‘Sweet Home’: Film Review
Rafa Martinez’s locked-house debut comes from Spain’s best-respected horror stable
The closing credits of Sweet Home -- one of those "tell it how it isn’t" titles -- reveal that 154 jobs were created by making it, which perhaps compensates somewhat for the multiple fictional lives bloodily lost during it. The credits also mention the Johns Carpenter and McTiernan, as well as other directors to whom debut director Rafa Martinez is clearly in debt in a project which follows high profile projects like the [REC] quartet and While You Were Sleeping out of Spain’s high-profile Filmax stable. Though Home lacks the distinctiveness of those films, it’s still likely to garner significant international sales from markets with an interest in Spanish horror: the film’s prospects are improved by its being in English.
Opening credits make a wobbly attempt to connect the plot to contemporary social issues. Stats are given suggesting that a small percentage of the many questionably legal forced evictions which leave many poor Spaniards homeless each year are carried out by hunky hooded men who, for example sprinkle cockroaches onto elderly tenants’ bath sponges to terrify them before killing them.
One such tenant, Ramon (Jose Maria Blanco) is visited by Alicia (Ingrid Garcia-Jonsson), a real estate agent who inspects houses whose owners want to sell them to speculators. Alicia takes the bizarre decision to use this frankly Gothic venue to celebrate the birthday of her depressed, somewhat ineffective boyfriend Simon (Bruno Sevilla). The lights go out: Alicia and Simon are separated, and Alicia realizes that there are men in the building, men who have killed Ramon. There are chains on the doors, the men are hooded, and it is raining very heavily indeed: happy birthday, dear Simon.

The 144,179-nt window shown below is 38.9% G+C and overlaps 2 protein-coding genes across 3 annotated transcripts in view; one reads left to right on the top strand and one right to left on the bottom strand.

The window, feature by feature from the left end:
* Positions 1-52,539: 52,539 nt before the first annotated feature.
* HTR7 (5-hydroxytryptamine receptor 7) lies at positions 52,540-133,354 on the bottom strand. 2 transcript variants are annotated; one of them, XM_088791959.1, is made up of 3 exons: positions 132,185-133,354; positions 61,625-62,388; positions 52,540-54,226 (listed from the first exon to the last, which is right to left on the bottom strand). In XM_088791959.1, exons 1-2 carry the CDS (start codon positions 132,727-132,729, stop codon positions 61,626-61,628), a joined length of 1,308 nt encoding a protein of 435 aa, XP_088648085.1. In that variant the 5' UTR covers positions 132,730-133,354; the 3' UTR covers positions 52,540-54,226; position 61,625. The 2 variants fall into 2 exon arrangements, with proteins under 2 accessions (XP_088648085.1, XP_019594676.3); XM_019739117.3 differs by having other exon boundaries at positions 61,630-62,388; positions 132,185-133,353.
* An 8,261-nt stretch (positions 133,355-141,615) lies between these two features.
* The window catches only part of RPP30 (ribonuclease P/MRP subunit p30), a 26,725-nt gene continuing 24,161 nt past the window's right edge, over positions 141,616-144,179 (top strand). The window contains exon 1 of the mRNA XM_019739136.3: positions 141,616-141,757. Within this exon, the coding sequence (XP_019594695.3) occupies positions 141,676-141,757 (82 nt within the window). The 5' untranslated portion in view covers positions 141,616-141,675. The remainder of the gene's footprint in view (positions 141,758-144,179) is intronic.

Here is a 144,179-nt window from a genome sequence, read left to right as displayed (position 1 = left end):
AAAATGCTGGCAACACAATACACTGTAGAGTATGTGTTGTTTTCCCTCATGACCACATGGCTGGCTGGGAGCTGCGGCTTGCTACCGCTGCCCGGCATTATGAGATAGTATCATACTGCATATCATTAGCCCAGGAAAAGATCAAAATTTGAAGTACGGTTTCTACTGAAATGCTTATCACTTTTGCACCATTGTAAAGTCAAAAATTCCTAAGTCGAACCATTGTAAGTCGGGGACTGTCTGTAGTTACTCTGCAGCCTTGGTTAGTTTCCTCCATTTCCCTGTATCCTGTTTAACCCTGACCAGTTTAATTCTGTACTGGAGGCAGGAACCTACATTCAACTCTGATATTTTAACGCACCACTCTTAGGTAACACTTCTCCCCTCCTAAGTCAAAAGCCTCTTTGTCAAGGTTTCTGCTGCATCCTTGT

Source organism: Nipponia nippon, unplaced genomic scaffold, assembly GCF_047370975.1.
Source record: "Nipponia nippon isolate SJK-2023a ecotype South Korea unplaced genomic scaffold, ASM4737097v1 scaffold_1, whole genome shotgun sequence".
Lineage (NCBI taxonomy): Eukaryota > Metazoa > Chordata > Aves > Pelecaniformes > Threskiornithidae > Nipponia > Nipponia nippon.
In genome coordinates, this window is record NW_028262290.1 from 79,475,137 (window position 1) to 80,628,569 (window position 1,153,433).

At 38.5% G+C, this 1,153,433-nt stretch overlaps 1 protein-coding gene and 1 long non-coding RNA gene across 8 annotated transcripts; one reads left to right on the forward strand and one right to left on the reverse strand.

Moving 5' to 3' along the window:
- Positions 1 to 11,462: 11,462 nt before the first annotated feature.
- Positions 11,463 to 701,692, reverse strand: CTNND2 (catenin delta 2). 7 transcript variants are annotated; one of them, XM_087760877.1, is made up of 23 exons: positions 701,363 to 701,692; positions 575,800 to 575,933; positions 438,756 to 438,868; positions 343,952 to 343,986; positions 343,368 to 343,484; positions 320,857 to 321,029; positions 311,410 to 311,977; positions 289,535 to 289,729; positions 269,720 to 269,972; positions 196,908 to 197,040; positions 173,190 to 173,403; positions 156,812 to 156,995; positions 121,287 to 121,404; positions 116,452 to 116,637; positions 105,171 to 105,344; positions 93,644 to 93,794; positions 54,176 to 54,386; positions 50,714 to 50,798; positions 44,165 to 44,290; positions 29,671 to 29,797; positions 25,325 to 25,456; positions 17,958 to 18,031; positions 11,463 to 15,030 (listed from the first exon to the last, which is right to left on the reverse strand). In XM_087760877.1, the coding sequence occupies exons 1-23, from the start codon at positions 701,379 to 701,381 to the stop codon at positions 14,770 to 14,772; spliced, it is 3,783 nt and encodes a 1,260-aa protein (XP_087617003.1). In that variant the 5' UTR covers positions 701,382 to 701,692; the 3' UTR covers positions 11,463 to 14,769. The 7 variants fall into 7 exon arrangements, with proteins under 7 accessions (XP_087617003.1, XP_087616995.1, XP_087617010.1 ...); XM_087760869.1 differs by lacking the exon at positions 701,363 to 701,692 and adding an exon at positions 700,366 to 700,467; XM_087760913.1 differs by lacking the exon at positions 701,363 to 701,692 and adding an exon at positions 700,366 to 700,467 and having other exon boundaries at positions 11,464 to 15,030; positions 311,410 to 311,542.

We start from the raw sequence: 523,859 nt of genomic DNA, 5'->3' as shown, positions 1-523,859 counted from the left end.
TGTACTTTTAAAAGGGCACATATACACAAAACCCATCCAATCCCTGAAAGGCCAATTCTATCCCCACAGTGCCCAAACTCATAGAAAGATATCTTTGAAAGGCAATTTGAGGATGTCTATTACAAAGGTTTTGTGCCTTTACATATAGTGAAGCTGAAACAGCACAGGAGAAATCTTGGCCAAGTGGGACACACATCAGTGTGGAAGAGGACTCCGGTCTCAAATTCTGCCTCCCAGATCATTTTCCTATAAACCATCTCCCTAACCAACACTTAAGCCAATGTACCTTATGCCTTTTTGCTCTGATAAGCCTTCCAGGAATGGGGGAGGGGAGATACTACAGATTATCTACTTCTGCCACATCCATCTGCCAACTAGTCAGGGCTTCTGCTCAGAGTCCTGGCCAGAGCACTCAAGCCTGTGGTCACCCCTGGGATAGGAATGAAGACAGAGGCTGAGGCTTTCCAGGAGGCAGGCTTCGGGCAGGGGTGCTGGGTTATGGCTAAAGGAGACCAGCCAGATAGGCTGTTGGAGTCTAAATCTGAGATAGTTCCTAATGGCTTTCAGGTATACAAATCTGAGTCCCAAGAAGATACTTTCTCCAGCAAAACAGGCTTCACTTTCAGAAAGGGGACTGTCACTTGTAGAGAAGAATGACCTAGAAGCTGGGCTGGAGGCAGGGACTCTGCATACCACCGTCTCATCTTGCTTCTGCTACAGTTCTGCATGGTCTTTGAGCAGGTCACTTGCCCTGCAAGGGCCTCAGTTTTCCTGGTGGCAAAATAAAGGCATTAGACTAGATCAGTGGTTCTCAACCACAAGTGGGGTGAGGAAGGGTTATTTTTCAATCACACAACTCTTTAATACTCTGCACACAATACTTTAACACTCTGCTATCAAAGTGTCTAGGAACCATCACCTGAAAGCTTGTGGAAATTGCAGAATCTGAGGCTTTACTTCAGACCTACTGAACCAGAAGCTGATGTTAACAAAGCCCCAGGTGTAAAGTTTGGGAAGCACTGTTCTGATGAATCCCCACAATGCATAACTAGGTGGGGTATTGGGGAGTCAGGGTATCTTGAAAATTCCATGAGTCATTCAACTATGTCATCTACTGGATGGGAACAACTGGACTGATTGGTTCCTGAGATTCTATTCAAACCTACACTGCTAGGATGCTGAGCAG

The stage is set for an efficient but uninspiring single location, real-time chiller which drags in influences from all over the place but which is too obviously the work of a fan-boy, albeit a talented one. Labored though he may be at getting things into place at the start, Martinez is skilled at set-pieces (the film’s first five minutes are wonderfully done in a deja-vu kind of way, as is the deranged final stylishly shot) and at carefully ratcheting up the tongue-in-cheek elements so that before we know it, we’re watching enjoyable nonsense -- all credibility is gone, as heads bounce down stairs, acid meets flesh and and machetes are found to be handily within reach. What gore there is, is pitched to mildly upset the mainstream viewer and to mildly excite the diehard slasher fan.
The performance of Garcia-Jonsson, who starred in Jaime Rosales’ 2014 Cannes player Beautiful Youth, keeps all the nonsense just about grounded. She’s a credible and exciting Final Girl, combining the right balance of innocence, bravery, wit and energy. Present in practically every scene, Garcia-Jonsson carries the film but is nonetheless subject to more than one leering camera angle as she desperately seeks to save her life. But it’s not easy to spot why she would have fallen for the insipid Bruno in the first place, and there’s little in their exchanges to alter that view. Pro stuntman Oriol Tarrida as the lumbering, hulking, raincoat-wearing “The Liquidator”, a kind of Hispanic update to Kharis, does a nicely charismatic job of his liquidating.
The building is probably the creepiest to be seen in Spanish film since the first [REC], and D.P. Antonio J. Garcia and production designer Sylvia Steinbrecht do it full justice, though the house’s geography is as murky to the viewer as it often is to the characters. García’s camera work is urgent hand-held, at times stomach-turningly so, but at its best it combines with good sound work to give the atmosphere a pulsating, tactile physicality. Gines Carrion Espi’s score in annoying unsubtle: the best musical moments belong to a rendition of Spanish 1973 Eurovision cheesy classic It’s You, by Mocedades, thrown in by Martinez for no apparent reason, but to nicely ironical effect.
Production company: Castelao Pictures, Film Produkcja
Cast: Ingrid Garcia-Jonsson, Bruno Sevilla, Oriol Tarrida, Jose Maria Blanco
Director: Rafa Martinez
Screenwriters: Rafa Martinez, Teresa de Rosendo, Angel Agudo
Producer: Julio Fernandez
Executive producers: Stanislaw Dziedzic, Carlos Fernandez, Adria Mones, Anna Rozalska, Klaudia Smieja
Director of photography: Antonio J. Garcia
Production designer: Sylvia Steinbrecht
Costume designer: Olga Rodal
Editor: Rafa Martinez
Composer: Gines Carrion Espi
No rating, 82 minutes